“We’re seeing a real, intentional use of color, not just in homes, but in neighborhoods and entire communities,” notes Rick Overby, owner of Stella Color + Design in Denver, Colo.
Steve James, a community designer from Boulder, Colo., agrees: “We’re having fabulous times with color. It’s fun and it’s a way to bring urban touches to suburban areas.”
Authenticity and Character
Over and over, the panelists agreed that designs and trends should reflect the character of the home. Homeowners want their homes to be authentic and true to their design, but also to have character. When applied outdoors, authenticity and character can be achieved through landscaping and hardscaping and by choosing outdoor furnishings that are in line with the character or style of the home — this goes back to that seamless blending of indoor and outdoor function and design.
New Outdoor Fabrics
One thing we love about all of this interest in bringing the indoors out is the products geared specifically for that desire. Today’s outdoor fabrics are fade-resistant, waterproof and available in colors that range from bold and beautiful to artistic and understated. It’s easier than ever to carry your home’s interior design theme outdoors — and leave it there year-round.
Take Tech Outdoors
Wi-Fi and cellular use coupled with advances in media entertainment and mobile devices have made tech more accessible outside the home than ever. Outdoor home theatres are certainly an option, but you can also play music and games and connect with friends remotely all from the comfort of your pool or lounge chair. Best of all, Wi-Fi means you won’t need to rewire the house to bring high-tech entertainment outside. Solar-powered speakers and lighting can enhance the experience and won’t require a remodel to do so.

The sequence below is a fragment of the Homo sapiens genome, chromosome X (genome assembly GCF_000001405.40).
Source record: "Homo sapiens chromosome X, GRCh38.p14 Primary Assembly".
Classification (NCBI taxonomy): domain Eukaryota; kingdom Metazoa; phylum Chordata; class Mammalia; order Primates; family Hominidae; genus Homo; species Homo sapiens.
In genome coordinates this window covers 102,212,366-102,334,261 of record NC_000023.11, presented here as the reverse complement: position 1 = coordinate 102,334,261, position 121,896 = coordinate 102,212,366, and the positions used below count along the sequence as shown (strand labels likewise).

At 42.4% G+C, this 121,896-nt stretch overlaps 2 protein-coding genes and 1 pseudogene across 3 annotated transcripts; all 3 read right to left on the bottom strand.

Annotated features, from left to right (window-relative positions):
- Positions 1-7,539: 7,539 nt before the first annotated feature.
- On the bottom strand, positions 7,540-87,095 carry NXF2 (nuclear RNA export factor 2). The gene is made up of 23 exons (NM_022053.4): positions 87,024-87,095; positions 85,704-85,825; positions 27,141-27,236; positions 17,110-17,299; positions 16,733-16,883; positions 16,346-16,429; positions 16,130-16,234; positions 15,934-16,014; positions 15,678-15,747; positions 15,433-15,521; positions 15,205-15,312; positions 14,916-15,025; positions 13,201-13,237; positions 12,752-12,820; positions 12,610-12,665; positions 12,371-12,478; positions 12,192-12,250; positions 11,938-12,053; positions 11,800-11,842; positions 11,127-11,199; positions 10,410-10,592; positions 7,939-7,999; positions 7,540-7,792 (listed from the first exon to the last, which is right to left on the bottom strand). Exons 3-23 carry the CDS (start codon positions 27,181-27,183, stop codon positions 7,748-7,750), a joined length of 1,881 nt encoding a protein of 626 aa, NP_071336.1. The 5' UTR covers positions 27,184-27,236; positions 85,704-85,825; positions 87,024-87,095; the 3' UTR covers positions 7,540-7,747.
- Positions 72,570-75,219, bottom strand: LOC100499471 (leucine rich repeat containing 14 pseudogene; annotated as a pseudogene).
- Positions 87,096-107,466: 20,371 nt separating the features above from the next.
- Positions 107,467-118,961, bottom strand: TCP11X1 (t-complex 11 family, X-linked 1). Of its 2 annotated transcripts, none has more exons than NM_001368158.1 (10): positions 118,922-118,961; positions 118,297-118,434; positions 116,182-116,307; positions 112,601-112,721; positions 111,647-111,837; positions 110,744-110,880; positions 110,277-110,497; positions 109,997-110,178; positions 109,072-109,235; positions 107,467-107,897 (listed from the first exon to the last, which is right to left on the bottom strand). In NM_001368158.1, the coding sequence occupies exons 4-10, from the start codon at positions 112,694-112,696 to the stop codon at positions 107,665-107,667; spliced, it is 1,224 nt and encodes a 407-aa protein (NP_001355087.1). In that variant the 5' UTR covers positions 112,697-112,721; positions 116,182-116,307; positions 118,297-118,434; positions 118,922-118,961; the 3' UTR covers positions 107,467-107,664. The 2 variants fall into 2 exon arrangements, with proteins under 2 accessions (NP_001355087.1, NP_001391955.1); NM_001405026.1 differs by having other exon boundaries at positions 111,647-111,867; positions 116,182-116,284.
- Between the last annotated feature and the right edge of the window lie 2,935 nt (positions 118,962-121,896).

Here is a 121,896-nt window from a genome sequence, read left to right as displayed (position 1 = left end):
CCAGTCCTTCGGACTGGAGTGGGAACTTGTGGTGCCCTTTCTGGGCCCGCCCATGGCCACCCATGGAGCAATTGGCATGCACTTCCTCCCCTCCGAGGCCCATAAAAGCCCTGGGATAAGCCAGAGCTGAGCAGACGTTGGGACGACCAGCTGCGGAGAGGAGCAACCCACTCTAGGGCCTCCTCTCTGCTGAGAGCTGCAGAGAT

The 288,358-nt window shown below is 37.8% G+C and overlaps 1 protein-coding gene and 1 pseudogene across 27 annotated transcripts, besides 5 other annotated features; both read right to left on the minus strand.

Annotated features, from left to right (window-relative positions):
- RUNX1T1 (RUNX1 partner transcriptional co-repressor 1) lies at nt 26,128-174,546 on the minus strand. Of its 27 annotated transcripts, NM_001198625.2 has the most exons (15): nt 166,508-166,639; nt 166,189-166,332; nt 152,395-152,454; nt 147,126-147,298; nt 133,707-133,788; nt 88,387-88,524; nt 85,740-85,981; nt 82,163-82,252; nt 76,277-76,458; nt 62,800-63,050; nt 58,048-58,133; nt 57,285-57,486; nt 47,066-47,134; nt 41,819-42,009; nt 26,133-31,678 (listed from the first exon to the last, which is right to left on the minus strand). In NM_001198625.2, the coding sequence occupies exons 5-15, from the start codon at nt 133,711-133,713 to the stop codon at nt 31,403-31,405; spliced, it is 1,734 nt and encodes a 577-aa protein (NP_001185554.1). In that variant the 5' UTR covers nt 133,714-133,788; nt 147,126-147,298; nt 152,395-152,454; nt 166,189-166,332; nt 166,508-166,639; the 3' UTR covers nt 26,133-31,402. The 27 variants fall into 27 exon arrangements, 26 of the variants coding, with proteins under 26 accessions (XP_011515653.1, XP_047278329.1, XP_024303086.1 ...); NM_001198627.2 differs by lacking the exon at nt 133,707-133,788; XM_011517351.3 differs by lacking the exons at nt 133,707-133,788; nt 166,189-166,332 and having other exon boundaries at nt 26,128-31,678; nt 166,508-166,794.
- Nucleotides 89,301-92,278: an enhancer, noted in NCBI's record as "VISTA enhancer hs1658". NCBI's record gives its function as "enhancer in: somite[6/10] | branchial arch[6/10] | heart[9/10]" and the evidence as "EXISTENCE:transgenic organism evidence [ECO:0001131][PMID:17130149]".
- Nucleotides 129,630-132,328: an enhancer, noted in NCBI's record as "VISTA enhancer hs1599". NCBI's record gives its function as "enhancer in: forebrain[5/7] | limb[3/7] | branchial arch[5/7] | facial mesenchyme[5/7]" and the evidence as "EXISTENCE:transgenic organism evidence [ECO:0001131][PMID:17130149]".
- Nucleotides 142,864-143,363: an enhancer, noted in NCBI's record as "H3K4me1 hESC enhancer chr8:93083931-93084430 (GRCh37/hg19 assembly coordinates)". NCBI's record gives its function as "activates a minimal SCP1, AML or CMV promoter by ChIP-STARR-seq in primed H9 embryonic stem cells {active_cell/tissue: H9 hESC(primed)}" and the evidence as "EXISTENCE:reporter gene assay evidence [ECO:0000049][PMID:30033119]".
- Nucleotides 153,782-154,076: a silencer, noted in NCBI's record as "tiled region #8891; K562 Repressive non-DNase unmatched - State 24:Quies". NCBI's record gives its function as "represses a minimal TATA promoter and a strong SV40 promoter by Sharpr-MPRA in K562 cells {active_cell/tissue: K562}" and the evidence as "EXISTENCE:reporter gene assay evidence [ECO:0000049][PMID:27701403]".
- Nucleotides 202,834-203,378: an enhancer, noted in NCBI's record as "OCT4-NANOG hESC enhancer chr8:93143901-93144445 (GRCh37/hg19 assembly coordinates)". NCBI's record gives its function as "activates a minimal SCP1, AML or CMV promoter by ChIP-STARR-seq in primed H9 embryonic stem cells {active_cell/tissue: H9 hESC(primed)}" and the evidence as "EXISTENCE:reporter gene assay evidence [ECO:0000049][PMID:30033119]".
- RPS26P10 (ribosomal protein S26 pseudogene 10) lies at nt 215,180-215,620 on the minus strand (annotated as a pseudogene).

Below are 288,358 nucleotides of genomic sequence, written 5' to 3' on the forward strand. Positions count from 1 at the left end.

A Place for Everyone
Your outdoor living space can’t be truly yours unless it works for everyone in the household. When designing or redesigning a space, it’s important to consider how your family will use it. Do you need active play space? Room for the dog? A kitchen garden? Consider the short- and long-term needs of the household and undertake a design that accommodates those needs. It’s much less about fitting in to a certain neighborhood look and more about fitting your family into the space.
As Eric Brown of Artisan Homes Realty in Paradise Valley, Ariz., says, “Push yourself to do something different. Get with experts and see what else you can do.”
Do you find these insights inspiring? Let us know your favorite tips in the comments below.
In the design world, consensus is hard to find, because creativity tends to be so subjective.
But the panel discussion “60 Design Ideas in 60 Minutes” at the 2017 NAHB International Builders Show was evidence that exterior design is having a moment: industry leaders from diverse backgrounds agree on the fundamentals of shaping an outdoor living environment.
Sarah Kinbar is a writer and editor with a passion for design and images. She was the editor of Garden Design magazine, curating coverage of residential gardens around the globe. As the editor of American Photo, Kinbar worked with photographers of every genre to create a magazine that told the story of the photographer’s journey.
She has been writing about architecture, landscape design and new-home construction for NewHomeSource since 2012. During that time, she founded Kinship Design Marketing, a boutique agency that provides content for website redesigns, blogs, inbound marketing campaigns and eNewsletters.